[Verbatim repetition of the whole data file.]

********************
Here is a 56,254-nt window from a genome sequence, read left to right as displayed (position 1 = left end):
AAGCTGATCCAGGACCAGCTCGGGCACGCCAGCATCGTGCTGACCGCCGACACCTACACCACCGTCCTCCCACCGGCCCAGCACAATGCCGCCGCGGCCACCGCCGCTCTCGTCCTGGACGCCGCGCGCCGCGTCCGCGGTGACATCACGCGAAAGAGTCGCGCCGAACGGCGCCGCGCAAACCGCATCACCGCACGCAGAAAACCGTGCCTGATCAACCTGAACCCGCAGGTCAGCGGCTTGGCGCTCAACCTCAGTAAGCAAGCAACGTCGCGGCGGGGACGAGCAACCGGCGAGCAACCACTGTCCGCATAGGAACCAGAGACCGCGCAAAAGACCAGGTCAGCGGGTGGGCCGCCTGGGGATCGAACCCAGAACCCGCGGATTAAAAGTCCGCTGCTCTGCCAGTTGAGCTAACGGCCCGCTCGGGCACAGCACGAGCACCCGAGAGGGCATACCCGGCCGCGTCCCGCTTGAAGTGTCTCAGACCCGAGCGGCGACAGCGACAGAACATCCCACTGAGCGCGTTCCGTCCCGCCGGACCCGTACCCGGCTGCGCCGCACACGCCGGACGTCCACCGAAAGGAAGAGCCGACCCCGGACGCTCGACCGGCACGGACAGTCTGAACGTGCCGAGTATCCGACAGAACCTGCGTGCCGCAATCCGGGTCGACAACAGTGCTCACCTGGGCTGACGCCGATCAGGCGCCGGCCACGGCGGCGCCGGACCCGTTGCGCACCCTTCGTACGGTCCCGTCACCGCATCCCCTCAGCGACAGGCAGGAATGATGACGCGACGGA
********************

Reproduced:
Here is a 56,254-nt window from a genome sequence, read left to right as displayed (position 1 = left end):
AAGCTGATCCAGGACCAGCTCGGGCACGCCAGCATCGTGCTGACCGCCGACACCTACACCACCGTCCTCCCACCGGCCCAGCACAATGCCGCCGCGGCCACCGCCGCTCTCGTCCTGGACGCCGCGCGCCGCGTCCGCGGTGACATCACGCGAAAGAGTCGCGCCGAACGGCGCCGCGCAAACCGCATCACCGCACGCAGAAAACCGTGCCTGATCAACCTGAACCCGCAGGTCAGCGGCTTGGCGCTCAACCTCAGTAAGCAAGCAACGTCGCGGCGGGGACGAGCAACCGGCGAGCAACCACTGTCCGCATAGGAACCAGAGACCGCGCAAAAGACCAGGTCAGCGGGTGGGCCGCCTGGGGATCGAACCCAGAACCCGCGGATTAAAAGTCCGCTGCTCTGCCAGTTGAGCTAACGGCCCGCTCGGGCACAGCACGAGCACCCGAGAGGGCATACCCGGCCGCGTCCCGCTTGAAGTGTCTCAGACCCGAGCGGCGACAGCGACAGAACATCCCACTGAGCGCGTTCCGTCCCGCCGGACCCGTACCCGGCTGCGCCGCACACGCCGGACGTCCACCGAAAGGAAGAGCCGACCCCGGACGCTCGACCGGCACGGACAGTCTGAACGTGCCGAGTATCCGACAGAACCTGCGTGCCGCAATCCGGGTCGACAACAGTGCTCACCTGGGCTGACGCCGATCAGGCGCCGGCCACGGCGGCGCCGGACCCGTTGCGCACCCTTCGTACGGTCCCGTCACCGCATCCCCTCAGCGACAGGCAGGAATGATGACGCGACGGA